Get a Sense of How Your Customers and Prospects Feel

Text information such as product reviews and social media posts can be a mine of information for your business. Use the Detect Sentiment transformation in a Data Prep (Beta) recipe to quickly bucket that information into sentiment categories: positive, negative, and neutral. For example, detect the sentiment of survey responses to evaluate how customers feel about your product support. If more than a certain percentage—say 30%—of the comments are negative, escalate the feedback to support management.

Where: This change applies to Einstein Analytics in Lightning Experience and Salesforce Classic. Einstein Analytics is available in Developer Edition and for an extra cost in Enterprise, Performance, and Unlimited editions.

How: If you haven’t already done so, enable Data Prep (Beta) in your org. For more information, see Prepare Data with the Next Generation of Data Prep (Beta).

In a Transform node of a Data Prep (Beta) recipe, select the dimension column in Preview, and then click the Detect Sentiment transformation.The Detect Sentiment button appears in the Transformations toolbar when you select a dimension column.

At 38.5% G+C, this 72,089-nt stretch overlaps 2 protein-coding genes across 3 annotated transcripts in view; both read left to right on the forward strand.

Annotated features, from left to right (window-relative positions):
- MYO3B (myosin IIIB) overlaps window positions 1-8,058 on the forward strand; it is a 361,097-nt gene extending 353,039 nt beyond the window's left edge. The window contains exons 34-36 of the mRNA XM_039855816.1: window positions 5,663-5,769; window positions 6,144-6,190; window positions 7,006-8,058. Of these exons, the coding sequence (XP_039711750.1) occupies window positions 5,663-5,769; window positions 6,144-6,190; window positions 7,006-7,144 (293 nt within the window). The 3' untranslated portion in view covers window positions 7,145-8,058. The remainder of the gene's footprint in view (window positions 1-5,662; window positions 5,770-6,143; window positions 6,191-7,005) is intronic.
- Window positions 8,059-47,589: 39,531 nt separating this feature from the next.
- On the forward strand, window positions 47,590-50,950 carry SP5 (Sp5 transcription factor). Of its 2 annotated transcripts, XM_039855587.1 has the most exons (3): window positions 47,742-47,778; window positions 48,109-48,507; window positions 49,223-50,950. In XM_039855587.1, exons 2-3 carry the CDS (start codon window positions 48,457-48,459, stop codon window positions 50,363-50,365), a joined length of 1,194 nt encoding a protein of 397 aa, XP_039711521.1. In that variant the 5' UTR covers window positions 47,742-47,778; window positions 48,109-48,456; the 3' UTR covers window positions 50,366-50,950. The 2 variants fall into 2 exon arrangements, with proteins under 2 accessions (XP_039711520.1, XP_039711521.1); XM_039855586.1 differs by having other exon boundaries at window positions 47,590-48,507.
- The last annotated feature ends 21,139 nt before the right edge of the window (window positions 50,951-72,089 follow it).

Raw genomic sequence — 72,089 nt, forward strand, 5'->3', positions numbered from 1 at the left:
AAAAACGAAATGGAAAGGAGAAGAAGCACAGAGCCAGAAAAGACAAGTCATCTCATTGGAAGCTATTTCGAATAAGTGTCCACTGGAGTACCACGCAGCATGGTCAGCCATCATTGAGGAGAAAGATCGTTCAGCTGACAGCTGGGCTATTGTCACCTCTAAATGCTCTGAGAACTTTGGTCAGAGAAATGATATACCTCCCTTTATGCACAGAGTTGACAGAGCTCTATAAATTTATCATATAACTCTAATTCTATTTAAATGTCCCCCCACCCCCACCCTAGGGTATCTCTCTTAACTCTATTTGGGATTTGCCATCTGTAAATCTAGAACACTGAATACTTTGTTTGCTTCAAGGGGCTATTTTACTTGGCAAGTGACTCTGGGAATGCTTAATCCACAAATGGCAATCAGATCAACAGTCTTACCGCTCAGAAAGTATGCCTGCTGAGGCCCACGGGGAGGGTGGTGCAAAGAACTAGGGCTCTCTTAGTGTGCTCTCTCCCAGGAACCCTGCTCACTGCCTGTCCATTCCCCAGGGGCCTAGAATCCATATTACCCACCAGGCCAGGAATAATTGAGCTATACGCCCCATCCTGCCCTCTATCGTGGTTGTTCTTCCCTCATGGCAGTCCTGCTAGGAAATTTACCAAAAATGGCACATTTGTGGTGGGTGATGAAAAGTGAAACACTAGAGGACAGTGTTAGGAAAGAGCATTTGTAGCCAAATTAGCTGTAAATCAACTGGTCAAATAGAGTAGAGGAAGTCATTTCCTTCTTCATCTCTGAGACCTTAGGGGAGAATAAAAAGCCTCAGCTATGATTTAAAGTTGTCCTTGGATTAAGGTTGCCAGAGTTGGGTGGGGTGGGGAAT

When you run the recipe, Analytics writes the results to a new column. If needed, edit the column label and click Apply.The Detect Sentiment screen allows you to change the label of the new column that will store the sentiments.


The Show Results In field is grayed out because this transformation can only write the sentiments to a new column and keep the original dimension column. Unlike other transformations, you can’t select the other options to write the results to a new column and discard the original column, or overwrite the original column.

Preview shows “Sentiment TBD” in the new column. The sentiment column shows "Sentiment TBD" until you run the recipe.

This transformation supports English text only. It processes non-English text as English and ignores images, including emojis. The transformation returns a null if the sentiment can’t be determined, such as when the input value is null. Typically, the transformation generates the correct sentiments, but the results can vary based on the data. For example, text without sentiment (such as IDs, nouns, addresses, and alphanumeric values) can return unexpected results.